A sound card produces much cleaner and more accurate audio than the motherboard’s onboard audio chipset.
The PCB of the sound card is enclosed in a separate isolated chamber. Therefore, it is not prone to interference like the onboard audio DAC of the motherboard.
To perform its task, a sound card does not require a lot of data, so the low bandwidth PCIe x1 slot is ideal.
2. Network Card
A network card is an expansion card that brings internet connectivity to the motherboard. That connectivity can be both in the form of wireless or wired.
These are two types of network cards, those being
- PCIe Wi-Fi cards
- 1GB/s PCI Express Ethernet Network Cards
The PCIe Wi-Fi card is pretty self-explanatory. Not every motherboard comes with built-in Wi-Fi, and the USB Wi-Fi adapters that many of us buy are quite crappy.
Therefore, many people prefer using PCIe Wi-Fi cards. These cards plug into the PCIe x1 slot and effectively turn your motherboard into one having built-in Wi-Fi.
These Wi-Fi network cards work on the PCIe x1 slot because they don’t generate a lot of data, which results in them requiring less throughput (bandwidth transfer) rate.
The Ethernet network card is primarily used for server machines. The Ethernet card brings a lot of high-speed ethernet ports to the motherboard.
Most people buy these Ethernet network cards because they want a faster ethernet connection. Therefore these ethernet cards come with ports supporting up to 1 GB/s speed.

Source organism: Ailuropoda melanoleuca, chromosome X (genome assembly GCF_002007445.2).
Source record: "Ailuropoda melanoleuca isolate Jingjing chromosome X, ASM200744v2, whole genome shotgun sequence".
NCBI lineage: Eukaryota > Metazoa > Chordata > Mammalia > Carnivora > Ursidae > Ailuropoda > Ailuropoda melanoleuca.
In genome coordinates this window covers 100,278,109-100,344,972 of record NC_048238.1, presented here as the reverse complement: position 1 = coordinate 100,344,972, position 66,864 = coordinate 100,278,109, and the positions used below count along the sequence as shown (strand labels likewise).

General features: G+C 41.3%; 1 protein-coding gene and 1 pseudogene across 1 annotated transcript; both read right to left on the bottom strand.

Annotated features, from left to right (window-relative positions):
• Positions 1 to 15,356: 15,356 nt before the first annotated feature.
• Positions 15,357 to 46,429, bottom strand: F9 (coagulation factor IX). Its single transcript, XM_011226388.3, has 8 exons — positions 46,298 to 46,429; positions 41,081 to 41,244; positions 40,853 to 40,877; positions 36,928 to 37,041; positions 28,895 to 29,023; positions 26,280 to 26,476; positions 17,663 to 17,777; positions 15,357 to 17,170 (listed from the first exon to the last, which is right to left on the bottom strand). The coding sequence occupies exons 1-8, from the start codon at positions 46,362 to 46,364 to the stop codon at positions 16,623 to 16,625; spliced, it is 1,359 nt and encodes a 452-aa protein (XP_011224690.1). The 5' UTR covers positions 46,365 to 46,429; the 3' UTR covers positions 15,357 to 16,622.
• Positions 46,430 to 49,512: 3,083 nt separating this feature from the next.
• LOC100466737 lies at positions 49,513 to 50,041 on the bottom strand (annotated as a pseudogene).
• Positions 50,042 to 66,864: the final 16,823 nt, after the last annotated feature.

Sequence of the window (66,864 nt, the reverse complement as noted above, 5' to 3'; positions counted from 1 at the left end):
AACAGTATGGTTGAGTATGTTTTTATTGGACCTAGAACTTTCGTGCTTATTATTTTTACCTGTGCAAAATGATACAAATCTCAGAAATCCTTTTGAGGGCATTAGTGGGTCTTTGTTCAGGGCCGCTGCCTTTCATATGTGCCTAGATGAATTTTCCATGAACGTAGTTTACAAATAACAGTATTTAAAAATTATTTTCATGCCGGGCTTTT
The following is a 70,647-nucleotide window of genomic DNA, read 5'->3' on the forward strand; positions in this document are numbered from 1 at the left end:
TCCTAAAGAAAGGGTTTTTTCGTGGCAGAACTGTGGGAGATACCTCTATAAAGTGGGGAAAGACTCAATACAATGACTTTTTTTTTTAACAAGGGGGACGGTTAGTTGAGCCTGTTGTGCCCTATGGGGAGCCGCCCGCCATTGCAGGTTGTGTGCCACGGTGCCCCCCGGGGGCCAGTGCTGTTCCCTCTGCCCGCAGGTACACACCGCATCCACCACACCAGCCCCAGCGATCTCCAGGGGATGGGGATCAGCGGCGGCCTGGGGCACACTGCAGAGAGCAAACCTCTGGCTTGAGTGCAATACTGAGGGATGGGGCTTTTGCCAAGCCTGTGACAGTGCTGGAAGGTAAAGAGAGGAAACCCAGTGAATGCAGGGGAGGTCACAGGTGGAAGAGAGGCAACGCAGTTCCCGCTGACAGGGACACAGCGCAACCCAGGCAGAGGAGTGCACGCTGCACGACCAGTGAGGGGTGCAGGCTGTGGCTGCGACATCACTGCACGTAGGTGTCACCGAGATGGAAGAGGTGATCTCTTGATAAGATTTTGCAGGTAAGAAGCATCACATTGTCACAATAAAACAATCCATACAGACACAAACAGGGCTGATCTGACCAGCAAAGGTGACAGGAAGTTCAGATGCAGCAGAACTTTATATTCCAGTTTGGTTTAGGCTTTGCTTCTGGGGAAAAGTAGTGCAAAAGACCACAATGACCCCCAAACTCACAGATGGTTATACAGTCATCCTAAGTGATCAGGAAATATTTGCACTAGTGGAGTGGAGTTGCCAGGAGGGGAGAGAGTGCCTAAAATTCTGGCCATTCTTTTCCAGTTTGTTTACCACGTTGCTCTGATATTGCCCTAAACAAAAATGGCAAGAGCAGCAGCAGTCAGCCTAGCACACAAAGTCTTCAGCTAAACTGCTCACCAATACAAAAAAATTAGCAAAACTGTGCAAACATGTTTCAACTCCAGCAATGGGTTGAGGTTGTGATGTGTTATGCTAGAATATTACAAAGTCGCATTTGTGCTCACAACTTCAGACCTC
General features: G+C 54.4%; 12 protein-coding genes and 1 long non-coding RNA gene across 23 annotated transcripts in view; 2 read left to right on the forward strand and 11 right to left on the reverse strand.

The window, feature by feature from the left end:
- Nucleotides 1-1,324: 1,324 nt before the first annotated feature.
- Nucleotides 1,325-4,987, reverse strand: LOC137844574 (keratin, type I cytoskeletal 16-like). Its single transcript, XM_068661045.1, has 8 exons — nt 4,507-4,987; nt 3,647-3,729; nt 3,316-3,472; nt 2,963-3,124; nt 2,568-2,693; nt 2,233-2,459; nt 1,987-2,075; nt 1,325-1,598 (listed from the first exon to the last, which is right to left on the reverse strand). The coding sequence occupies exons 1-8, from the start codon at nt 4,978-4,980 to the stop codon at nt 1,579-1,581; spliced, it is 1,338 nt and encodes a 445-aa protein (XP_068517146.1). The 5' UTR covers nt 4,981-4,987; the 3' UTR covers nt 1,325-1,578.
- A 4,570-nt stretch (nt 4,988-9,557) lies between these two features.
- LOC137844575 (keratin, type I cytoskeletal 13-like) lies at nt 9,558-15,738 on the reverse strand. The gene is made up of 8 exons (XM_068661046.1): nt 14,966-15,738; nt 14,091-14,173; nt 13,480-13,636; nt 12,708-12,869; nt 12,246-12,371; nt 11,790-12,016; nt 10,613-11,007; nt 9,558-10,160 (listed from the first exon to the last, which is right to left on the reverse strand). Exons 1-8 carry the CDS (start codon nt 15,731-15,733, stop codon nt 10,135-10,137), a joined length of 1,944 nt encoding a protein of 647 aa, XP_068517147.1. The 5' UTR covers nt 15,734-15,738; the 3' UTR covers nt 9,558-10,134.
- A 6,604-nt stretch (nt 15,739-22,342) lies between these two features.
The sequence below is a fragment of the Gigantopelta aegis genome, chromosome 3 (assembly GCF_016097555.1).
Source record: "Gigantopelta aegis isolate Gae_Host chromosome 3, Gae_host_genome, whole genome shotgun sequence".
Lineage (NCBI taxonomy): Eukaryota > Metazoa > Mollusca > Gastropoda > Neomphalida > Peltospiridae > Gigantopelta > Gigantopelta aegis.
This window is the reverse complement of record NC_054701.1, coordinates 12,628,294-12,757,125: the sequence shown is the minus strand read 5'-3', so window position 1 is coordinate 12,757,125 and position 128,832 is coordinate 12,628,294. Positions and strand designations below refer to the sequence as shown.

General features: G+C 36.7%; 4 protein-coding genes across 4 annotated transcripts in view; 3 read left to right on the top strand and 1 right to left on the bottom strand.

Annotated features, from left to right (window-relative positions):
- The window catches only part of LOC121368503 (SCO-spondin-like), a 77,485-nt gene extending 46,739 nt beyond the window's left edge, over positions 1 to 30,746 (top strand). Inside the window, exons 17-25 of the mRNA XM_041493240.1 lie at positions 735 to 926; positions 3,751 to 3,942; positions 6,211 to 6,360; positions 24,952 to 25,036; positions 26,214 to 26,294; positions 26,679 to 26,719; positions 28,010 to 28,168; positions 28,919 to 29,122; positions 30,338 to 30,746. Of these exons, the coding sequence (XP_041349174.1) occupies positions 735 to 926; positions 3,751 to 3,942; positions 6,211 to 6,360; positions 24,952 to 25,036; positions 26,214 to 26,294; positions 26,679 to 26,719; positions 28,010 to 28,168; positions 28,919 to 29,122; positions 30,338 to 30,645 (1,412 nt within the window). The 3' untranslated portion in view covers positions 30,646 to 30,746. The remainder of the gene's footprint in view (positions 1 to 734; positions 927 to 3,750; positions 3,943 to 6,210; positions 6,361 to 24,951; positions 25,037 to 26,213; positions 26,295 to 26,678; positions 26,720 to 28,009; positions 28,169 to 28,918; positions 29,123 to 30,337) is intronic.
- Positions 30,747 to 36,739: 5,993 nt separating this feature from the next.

There are Ethernet network cards with more speeds as well, but that requires a PCIe slot with better throughput, so up to 1GB/s ethernet cards, you can use on a PCIe x1 slot.
3. Video Capture Card
A video capture card is primarily required by gamers, streamers, and content creators. A video capture card takes the video signals and converts them into a form that can be stored on the computer.
Video capture cards can record a live video or broadcast signal without any boundaries. You can take advantage of the video capture card in multiple situations. They can be connected to sources like TV, gaming consoles, gaming PCs, and even cameras.
A video capture card built to output video data at 1080p resolution can work optimally on a PCIe x1 slot. However, a more powerful 4k support capture card will require a PCIe slot with a high lane count.
4. USB Expansion Card
The USB card is an expansion card that increases the number of USB ports on your motherboard. In some motherboards, there are only a handful of USB ports, making it a hassle to connect multiple USB peripherals.
In that case, users opt for the USB expansion card, which plugs directly into the PCIe x1 slot of the motherboard and works flawlessly.
5. SATA Expansion Card
The SATA expansion cards act similarly to the USB port expansion cards. These expansion cards increase the number of SATA ports on the motherboard.
A sufficient quantity of SATA ports is required because these ports are the primary connection for the HDD and the 2.5” SSD of the PC.